You don't have to outlaw it, just tax revenue from the undesirable behaviors to dis-incentivize them. In Facebook's case (and also that of much of the web), most of what people object to is the practices that support personal profile-targeted ads. So tax those until page context-targeted ads become attractive.

"You don't have to outlaw it, just tax revenue from the undesirable behaviors to dis-incentivize them."

I think a 1 cent per impression ad tax would have a very positive impact on a lot of the internet. It doesn't destroy the advertising industry entirely, because there are still plenty of ads profitable at that point. A lot of the bullshit the advertising industry is subjecting us to isn't about those ads, where the signal is bright and clear and easy to monetize; it's about chasing the long tail and extracting every last ounce of data to make that stuff profitable, heedless of the societal damage it can cause.

Of course, you'd have everyone gaming what constitutes an "impression". Everyone might redesign into single-page apps to keep the same ad impression visible for a longer time, for one example.

And the personal tracking side would still exist, it would just happen before showing the impression, to identify you and calculate whether the 1 cent is worth it for you.

"And the personal tracking side would still exist, it would just happen before showing the impression, to identify you and calculate whether the 1 cent is worth it for you."

I've encountered this argument before on HN now, and the problem is, you're accounting for all this tracking as being free. It isn't. It's actually very expensive. The tracking has to work in a world where impressions are much more expensive, and consequently, the demand for ads has shrunk along with its total market.

The entire purpose of this tax is put the industry in a new set point where it can't afford all this tracking. It can only afford very high-return things, which we can't really stop anyhow. It can't afford to hoover up every email you've ever written and subject it to high-quality ML learning run by a team of 25 PhDs with hundreds of support staff behind them with effectively unlimited hardware budgets to squeeze an additional 3 lifetime cents from everybody in the world in a world where ads have a cost floor of 1 cent rather than their current .000001 cents (or however many zeros it may have, it's enough).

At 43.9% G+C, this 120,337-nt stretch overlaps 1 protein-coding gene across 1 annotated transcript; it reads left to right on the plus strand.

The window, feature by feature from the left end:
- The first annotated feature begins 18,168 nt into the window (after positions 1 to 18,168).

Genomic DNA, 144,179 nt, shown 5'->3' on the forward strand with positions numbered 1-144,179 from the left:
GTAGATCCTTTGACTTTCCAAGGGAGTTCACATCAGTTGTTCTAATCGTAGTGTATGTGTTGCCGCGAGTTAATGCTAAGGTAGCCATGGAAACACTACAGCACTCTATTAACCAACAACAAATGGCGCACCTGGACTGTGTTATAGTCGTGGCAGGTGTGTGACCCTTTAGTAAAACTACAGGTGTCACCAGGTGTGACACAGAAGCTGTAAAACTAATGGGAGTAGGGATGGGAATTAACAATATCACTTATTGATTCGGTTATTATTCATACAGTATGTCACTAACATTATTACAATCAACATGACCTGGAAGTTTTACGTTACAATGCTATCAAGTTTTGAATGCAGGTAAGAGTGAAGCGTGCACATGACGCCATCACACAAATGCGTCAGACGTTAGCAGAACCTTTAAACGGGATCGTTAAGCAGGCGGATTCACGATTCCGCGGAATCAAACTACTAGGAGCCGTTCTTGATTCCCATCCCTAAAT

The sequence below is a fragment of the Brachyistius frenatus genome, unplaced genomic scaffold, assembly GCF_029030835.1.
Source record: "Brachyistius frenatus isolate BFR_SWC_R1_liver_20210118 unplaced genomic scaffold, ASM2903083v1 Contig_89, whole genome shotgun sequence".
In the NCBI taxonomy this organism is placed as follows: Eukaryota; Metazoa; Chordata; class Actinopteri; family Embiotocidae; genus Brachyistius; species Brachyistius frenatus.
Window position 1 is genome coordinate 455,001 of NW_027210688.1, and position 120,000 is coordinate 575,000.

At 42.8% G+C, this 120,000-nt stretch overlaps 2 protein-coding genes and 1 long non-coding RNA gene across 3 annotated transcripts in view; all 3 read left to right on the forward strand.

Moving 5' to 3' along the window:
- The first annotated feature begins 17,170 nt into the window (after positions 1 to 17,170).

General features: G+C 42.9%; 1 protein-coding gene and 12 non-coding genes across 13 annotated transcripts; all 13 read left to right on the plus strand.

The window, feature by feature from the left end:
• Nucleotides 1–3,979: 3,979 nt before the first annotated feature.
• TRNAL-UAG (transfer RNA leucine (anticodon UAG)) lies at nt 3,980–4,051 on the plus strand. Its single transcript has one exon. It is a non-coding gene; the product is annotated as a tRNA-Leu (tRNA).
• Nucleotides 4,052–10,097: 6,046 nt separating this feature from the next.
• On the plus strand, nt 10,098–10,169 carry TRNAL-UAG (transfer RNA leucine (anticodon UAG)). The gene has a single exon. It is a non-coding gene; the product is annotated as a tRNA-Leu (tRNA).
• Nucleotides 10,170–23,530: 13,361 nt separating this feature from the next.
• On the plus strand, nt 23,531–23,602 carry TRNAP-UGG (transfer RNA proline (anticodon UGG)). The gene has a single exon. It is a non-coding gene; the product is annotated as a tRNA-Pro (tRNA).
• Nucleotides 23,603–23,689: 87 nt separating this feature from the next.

(Those numbers may seem weird to you, because we are not good at working at large scales of factors of magnitude. But 3 cents over the liftime of seven billion people on Earth is 210 million dollars. This is the fundamental reason why the ad industry is so dangerous; it is not only worth it, but trivially worth it, to spend 100 million dollars to build a system for invading your privacy if it will net them just a few more pennies. We need to strike at that value calculation, not fritter around the edges.)

People are waking up to the importance of privacy. If FB had competing social networks, consumer choice would matter. As it is, we have false choices like FB vs. IG.


Facebook, Twitter, Reddit, LinkedIn, Instagram, YouTube, Pinterest, Snapchat

Those are by far the dominant social networks in the US. They all compete in terms of fighting for limited user time. WhatsApp is kinda sorta in that group, however it's not particularly popular in the US. Tumblr used to be, it might as well be dead now, it's going the way of MySpace (sold off a few times, passed around, until it's hardly valuable at all).

Snapchat competes primarily with Facebook and Instagram. At the edges there's some competition with sites like YouTube, Reddit, Imgur (and other image sharing networks).

Instagram competes with core Facebook, which is of course why they ate them. Also with Snapchat. To a lesser extent YouTube, Pinterest and misc image sites.

YouTube competes with Facebook and their goal to build a much larger user video platform. To a lesser extent they compete with Snapchat and Instagram, particularly on very short form user video.

Reddit competes with Twitter and some of the smaller niche social networks like Imgur. There's some limited competition between Reddit, Instagram and Pinterest.

LinkedIn competes with Facebook. Microsoft scored a nice protected fiefdom in LinkedIn. It suffers no serious competitive threat other than incompetence.

When you examine the competitive landscape, it's very clear that Facebook has no direct competitor to their core platform. And further, Instagram has far overwhelmed its competition. Facebook core is Facebook's Google search, Instagram is Facebook's YouTube, all are monopolies at what they do. The scope of Facebook core + Instagram + WhatsApp is breathtaking, it must be something like 2.6 to 3 billion monthly actives now when you include everyone across all three major platforms.